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Singapore sees ‘strong political will’ to conclude China-backed trade talks by end-2018

March 2, 2018 10:53 AM
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Lim (second from left) said the pact and CPTPP, which is expected to be signed next week in Chile, offered 'pathways' toward an eventual free trade agreement in the Asia-Pacific. — Reuters picSINGAPORE, March 2 — Countries engaged in negotiations over a China-backed free trade pact have a “strong political will” to conclude the talks by the end of 2018, Singapore’s trade minister said today.

The talks on the Regional Comprehensive Economic Partnership (RCEP) were launched in 2012 and are expected to create a free trade area of several billion people.

The ten-nation Association of South-east Asian Nations (Asean) is participating in the talks along with Australia, China, India, Japan, New Zealand and South Korea.

“We have a sense, discussing among first, the Asean ministers, as well as in our bilateral discussions with the other RCEP participating countries, that there is a strong political will to try and complete it by the end of this year,” Singapore Trade Minister Lim Hng Kiang told reporters.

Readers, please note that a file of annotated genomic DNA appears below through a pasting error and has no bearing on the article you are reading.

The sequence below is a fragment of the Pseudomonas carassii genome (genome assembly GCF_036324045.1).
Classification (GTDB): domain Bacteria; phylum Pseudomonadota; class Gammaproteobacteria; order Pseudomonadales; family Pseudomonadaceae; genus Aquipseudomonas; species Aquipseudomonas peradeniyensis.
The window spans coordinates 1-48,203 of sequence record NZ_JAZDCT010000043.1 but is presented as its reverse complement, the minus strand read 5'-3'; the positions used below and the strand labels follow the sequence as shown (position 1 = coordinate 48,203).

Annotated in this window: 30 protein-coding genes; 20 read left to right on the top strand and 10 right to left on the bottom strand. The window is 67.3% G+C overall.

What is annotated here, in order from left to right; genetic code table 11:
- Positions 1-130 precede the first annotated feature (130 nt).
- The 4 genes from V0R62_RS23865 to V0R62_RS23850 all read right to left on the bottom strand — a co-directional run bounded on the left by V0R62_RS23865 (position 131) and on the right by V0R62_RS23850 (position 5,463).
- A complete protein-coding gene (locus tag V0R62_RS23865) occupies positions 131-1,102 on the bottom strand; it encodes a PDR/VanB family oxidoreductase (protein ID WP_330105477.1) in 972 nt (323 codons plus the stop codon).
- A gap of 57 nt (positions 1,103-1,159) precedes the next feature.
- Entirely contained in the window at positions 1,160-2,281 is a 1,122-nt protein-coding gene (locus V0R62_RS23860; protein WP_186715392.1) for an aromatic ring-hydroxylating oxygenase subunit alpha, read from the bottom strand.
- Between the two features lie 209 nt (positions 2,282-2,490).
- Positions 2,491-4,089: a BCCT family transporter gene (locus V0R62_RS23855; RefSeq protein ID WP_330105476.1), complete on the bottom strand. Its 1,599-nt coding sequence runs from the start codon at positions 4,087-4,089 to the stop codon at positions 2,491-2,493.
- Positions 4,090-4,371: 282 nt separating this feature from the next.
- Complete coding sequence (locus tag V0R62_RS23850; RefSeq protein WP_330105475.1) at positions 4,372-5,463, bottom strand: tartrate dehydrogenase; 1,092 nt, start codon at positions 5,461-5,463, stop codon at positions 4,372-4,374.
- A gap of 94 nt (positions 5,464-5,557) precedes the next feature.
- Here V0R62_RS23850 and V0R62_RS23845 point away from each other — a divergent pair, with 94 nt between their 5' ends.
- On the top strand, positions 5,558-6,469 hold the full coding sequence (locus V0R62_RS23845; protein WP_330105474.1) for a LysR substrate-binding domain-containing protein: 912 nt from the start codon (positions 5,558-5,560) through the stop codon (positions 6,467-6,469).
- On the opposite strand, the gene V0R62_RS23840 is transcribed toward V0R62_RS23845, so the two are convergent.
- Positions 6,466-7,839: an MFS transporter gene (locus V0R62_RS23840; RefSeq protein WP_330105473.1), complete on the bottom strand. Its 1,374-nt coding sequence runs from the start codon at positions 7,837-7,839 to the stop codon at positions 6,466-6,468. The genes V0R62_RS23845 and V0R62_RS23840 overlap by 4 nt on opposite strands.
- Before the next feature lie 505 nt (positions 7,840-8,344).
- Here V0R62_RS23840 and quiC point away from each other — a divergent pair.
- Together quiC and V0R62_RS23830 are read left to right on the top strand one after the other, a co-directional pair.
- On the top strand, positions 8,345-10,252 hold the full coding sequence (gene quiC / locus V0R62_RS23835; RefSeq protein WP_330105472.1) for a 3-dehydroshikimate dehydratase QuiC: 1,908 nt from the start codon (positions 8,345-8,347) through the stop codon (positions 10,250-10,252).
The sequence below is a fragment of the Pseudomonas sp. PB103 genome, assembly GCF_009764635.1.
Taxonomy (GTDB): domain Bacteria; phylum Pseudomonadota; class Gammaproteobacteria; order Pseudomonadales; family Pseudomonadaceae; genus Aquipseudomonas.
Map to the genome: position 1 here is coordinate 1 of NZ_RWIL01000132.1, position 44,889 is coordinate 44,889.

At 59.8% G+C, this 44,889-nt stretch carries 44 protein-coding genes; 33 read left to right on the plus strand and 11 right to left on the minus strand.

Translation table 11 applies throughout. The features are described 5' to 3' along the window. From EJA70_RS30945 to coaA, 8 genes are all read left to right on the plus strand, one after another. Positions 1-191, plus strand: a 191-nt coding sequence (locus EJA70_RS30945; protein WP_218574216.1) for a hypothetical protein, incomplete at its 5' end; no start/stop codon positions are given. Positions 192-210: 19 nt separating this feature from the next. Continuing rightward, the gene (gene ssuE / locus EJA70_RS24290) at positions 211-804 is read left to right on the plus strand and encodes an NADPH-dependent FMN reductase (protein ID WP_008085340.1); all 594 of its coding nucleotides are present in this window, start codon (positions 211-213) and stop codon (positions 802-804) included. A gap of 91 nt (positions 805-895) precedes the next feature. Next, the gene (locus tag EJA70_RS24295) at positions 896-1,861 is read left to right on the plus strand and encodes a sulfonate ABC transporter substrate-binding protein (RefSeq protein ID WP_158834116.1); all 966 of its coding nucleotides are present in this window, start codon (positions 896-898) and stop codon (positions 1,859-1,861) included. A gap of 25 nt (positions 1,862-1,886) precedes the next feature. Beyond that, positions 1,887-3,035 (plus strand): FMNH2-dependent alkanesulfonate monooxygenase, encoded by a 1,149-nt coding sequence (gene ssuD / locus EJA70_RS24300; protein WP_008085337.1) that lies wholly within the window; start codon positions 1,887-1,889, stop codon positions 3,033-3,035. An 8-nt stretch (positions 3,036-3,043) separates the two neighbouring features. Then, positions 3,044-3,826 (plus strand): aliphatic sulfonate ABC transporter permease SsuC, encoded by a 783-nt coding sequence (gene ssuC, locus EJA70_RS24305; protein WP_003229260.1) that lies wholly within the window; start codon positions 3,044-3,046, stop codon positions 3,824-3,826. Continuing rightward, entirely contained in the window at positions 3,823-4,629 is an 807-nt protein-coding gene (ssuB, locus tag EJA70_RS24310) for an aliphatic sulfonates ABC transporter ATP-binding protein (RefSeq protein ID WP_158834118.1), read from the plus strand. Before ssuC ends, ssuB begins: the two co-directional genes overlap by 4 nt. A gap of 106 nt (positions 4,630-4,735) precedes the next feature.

Lim said the pact and the Comprehensive and Progressive Agreement for Trans-Pacific Partnership (CPTPP), which is expected to be signed next week in Chile, offered “pathways” toward an eventual free trade agreement in the Asia-Pacific.

With the signing of the CPTPP, one of the pathways will become operational, Lim said, following a two-day meeting of Asean economic ministers.

“I think the RCEP participating countries are conscious that we should try and conclude the RCEP negotiations so that all the Asia-Pacific economies can participate, and have a trajectory that leads them to the eventual free trade agreement for the Asia-Pacific,” he added.

The final version of a revised Trans-Pacific Partnership pact aimed at cutting trade barriers in some of the fastest-growing economies of the Asia-Pacific region was released in February, signalling the deal was a step closer to reality, even without its star member the United States.

The original 12-member deal was thrown into limbo early last year when President Donald Trump withdrew from the agreement to prioritize protecting US jobs.

Source: themalaymailonline.com

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